It is very much more of an informed decision, for instance, one of our boys [name] is very academic, really into science and technology and he wanted to be involved in aerospace engineering. Because he got a mentor who was involved in aerospace engineering [he] now knows that he absolutely positively wants to do it (science teacher interview).
Knowledge of How School Learning Applies to the World of Work
Students indicated that ECAs, such as job shadowing, helped them to gain practical knowledge and awareness of how school learning applied to the world of work. Students commented on how they were beginning to develop the connection between school learning and the world of work. The comments below illustrate this:
… They showed us how people have to use Pythagoras to work out such things and show how physics is used in a [science industry during factory visit] (end of year-one student interview).
I was not going to take a science at higher but I took Biology higher because I realized how they are important (Chloe, exit survey).
Students felt that a live video link to a kidney surgery in the United States gave them insights into how their learning applies in real life medical settings.
We had a chance to be able to speak to the surgeon as well and ask questions to him (end of programme student interview).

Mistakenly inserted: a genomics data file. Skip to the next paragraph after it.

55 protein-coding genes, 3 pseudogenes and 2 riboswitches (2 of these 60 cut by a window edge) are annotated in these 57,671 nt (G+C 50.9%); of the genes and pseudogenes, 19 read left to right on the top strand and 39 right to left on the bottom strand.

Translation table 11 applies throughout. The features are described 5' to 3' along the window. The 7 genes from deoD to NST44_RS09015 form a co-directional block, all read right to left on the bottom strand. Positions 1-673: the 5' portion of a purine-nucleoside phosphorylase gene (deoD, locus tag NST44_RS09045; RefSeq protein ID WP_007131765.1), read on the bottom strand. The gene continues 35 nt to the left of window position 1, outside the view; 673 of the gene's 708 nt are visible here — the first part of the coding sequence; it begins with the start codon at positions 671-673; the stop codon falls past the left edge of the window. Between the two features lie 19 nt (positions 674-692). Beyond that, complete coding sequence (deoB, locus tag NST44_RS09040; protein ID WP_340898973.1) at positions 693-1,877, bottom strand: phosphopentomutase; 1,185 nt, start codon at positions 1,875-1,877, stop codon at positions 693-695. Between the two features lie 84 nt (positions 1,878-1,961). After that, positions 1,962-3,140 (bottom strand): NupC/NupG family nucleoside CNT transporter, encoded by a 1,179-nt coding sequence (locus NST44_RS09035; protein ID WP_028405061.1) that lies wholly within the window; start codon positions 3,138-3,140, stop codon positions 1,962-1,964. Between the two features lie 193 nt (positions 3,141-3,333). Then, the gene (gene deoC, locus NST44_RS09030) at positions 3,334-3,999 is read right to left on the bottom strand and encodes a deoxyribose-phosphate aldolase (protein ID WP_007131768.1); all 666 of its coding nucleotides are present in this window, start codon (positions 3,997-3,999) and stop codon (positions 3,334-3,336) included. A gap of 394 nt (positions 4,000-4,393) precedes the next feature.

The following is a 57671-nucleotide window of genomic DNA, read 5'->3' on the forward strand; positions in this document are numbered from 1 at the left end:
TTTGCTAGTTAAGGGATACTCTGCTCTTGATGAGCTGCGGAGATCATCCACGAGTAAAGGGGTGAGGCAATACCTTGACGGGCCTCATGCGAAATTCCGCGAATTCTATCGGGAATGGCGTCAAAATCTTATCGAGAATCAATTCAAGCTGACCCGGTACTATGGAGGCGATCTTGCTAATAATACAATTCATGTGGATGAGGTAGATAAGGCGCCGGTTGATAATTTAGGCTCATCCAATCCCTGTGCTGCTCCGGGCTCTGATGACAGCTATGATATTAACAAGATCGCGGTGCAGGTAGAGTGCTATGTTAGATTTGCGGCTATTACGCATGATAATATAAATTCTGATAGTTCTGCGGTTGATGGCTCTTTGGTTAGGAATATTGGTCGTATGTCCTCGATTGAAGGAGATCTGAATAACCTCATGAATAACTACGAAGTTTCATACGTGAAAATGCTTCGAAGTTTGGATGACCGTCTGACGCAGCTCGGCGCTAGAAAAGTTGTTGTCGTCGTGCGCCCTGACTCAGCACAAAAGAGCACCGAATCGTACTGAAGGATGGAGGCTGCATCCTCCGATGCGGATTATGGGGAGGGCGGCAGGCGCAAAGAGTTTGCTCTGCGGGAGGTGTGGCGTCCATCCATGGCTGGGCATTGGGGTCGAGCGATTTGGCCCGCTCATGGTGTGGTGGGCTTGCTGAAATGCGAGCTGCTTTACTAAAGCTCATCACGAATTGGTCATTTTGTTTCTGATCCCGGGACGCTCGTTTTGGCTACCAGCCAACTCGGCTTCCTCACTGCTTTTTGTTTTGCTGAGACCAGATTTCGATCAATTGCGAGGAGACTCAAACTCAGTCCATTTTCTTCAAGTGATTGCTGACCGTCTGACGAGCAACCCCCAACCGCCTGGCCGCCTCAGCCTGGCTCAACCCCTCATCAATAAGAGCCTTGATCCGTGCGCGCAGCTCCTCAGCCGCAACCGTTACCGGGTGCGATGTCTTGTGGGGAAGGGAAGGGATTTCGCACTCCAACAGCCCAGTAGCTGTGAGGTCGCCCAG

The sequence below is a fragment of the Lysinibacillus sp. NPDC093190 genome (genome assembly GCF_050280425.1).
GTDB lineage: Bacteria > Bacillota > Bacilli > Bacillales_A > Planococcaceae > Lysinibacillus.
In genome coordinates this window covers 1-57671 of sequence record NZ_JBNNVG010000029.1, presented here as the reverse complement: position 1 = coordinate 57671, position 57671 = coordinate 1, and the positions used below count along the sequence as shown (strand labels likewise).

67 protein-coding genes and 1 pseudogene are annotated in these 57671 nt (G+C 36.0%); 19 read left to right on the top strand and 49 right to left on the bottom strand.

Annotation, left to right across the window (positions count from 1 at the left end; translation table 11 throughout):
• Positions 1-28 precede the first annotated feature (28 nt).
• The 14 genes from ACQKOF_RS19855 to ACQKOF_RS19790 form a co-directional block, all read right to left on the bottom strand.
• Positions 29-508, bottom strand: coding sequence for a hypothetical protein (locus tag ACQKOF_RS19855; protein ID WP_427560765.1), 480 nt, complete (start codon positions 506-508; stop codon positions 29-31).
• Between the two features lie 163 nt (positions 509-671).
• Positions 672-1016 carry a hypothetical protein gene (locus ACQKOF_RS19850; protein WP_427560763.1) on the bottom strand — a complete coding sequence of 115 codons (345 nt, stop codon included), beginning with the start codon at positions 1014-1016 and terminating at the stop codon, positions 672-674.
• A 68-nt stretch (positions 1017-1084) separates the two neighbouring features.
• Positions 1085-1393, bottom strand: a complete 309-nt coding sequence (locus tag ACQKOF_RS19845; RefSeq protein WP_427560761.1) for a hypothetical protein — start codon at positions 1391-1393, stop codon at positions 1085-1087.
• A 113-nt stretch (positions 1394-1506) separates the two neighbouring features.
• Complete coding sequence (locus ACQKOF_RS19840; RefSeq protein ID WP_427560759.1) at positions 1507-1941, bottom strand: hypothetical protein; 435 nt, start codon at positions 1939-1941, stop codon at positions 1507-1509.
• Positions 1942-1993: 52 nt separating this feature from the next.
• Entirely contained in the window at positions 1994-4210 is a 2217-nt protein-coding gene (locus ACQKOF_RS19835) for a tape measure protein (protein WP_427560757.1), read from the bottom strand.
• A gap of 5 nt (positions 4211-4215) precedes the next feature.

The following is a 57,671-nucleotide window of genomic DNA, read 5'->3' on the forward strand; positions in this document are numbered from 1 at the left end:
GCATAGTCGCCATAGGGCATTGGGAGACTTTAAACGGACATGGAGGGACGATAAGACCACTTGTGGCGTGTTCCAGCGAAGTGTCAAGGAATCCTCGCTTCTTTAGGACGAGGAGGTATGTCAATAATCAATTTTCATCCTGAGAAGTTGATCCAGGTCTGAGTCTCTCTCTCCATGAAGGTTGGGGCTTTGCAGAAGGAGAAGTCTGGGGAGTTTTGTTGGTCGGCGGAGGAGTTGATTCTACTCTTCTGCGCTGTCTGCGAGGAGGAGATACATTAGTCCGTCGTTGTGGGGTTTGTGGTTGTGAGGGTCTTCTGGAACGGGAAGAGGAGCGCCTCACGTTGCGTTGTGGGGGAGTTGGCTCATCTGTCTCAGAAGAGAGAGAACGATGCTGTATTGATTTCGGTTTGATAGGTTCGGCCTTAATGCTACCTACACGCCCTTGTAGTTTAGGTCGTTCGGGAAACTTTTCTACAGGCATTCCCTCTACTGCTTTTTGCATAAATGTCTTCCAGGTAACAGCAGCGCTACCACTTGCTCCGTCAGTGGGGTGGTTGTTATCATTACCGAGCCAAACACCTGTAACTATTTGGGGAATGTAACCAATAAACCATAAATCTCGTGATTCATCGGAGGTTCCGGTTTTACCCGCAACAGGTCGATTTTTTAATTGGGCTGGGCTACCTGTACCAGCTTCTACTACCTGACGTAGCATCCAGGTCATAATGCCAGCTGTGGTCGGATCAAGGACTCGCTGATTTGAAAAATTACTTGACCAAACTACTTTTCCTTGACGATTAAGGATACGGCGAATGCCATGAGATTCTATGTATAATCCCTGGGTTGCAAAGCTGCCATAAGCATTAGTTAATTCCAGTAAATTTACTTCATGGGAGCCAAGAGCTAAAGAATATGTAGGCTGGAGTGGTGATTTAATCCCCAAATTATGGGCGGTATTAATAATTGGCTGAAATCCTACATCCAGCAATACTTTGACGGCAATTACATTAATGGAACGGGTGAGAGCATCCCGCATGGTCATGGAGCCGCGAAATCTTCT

The students' understanding of the connection between school learning and the world of work through the programme meant that they were now better able to appreciate what their teachers were teaching them.
It makes you appreciate the teachers more for teaching you because we just think they are evil [author's emphasis] because they have to teach you all this stuff…but you will need it in later life (end of year 1 student interview).
Confidence in Abilities
Findings on the students' perceived confidence on a range of soft skills were collected through a Likert type questionnaire at three stages during the programme. Self-reported findings suggest that ECAs made an impact on students' soft skills (see Table 2).
Based on the results, 70% or over of the students expressed being “confident/very confident” in working on their own, sharing opinions with other, working in a team at the end of the programme.
I am now much more confident. I have new friends and had great fun in the process (James, exit survey).
I am more confident person, and more aware of what to expect in the future (Cathy, exit survey).
Some of the students associated their growing confidence in abilities to a range of ECAs they had participated. For example, during a team-building event, students were asked to work across schools as part of team and confidence building. They had not met the students from the other schools before and they were basically strangers to each other. A student noted:
I know that during [team building] I had no one from my school that was in my group. You, kind of, had to build up the confidence to actually go over and talk to someone and make friends with them (end of year-one student interview).
During STEMinars, a similar approach of requiring students not to sit next to students from the same school was adopted. A student commented: